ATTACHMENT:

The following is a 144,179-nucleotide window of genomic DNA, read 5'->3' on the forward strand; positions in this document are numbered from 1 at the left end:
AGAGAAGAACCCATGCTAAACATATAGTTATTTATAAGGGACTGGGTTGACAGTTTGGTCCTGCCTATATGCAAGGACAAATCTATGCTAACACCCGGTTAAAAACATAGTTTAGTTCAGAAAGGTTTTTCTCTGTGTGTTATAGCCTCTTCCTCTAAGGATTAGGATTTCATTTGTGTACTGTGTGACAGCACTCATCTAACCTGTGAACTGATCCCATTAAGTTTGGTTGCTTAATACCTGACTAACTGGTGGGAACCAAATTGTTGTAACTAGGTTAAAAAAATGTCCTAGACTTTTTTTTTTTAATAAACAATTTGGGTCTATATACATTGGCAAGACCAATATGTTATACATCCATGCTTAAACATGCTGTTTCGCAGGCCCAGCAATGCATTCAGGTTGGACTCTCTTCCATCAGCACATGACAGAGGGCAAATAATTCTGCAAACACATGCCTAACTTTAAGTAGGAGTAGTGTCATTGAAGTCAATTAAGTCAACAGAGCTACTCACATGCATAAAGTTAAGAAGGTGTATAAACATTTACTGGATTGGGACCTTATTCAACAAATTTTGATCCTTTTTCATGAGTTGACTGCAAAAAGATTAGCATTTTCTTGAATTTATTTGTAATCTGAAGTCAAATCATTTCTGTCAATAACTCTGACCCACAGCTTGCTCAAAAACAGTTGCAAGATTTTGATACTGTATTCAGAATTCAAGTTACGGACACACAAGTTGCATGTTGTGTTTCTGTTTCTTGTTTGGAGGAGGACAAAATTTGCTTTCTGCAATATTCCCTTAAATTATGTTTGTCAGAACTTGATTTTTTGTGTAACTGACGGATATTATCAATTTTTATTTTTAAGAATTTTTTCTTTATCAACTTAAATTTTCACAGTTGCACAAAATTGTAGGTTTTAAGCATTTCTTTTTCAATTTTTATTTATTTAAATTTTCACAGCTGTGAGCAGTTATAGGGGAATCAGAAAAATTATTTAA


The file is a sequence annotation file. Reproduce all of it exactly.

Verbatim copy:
The following is a 144,179-nucleotide window of genomic DNA, read 5'->3' on the forward strand; positions in this document are numbered from 1 at the left end:
AGAGAAGAACCCATGCTAAACATATAGTTATTTATAAGGGACTGGGTTGACAGTTTGGTCCTGCCTATATGCAAGGACAAATCTATGCTAACACCCGGTTAAAAACATAGTTTAGTTCAGAAAGGTTTTTCTCTGTGTGTTATAGCCTCTTCCTCTAAGGATTAGGATTTCATTTGTGTACTGTGTGACAGCACTCATCTAACCTGTGAACTGATCCCATTAAGTTTGGTTGCTTAATACCTGACTAACTGGTGGGAACCAAATTGTTGTAACTAGGTTAAAAAAATGTCCTAGACTTTTTTTTTTTAATAAACAATTTGGGTCTATATACATTGGCAAGACCAATATGTTATACATCCATGCTTAAACATGCTGTTTCGCAGGCCCAGCAATGCATTCAGGTTGGACTCTCTTCCATCAGCACATGACAGAGGGCAAATAATTCTGCAAACACATGCCTAACTTTAAGTAGGAGTAGTGTCATTGAAGTCAATTAAGTCAACAGAGCTACTCACATGCATAAAGTTAAGAAGGTGTATAAACATTTACTGGATTGGGACCTTATTCAACAAATTTTGATCCTTTTTCATGAGTTGACTGCAAAAAGATTAGCATTTTCTTGAATTTATTTGTAATCTGAAGTCAAATCATTTCTGTCAATAACTCTGACCCACAGCTTGCTCAAAAACAGTTGCAAGATTTTGATACTGTATTCAGAATTCAAGTTACGGACACACAAGTTGCATGTTGTGTTTCTGTTTCTTGTTTGGAGGAGGACAAAATTTGCTTTCTGCAATATTCCCTTAAATTATGTTTGTCAGAACTTGATTTTTTGTGTAACTGACGGATATTATCAATTTTTATTTTTAAGAATTTTTTCTTTATCAACTTAAATTTTCACAGTTGCACAAAATTGTAGGTTTTAAGCATTTCTTTTTCAATTTTTATTTATTTAAATTTTCACAGCTGTGAGCAGTTATAGGGGAATCAGAAAAATTATTTAA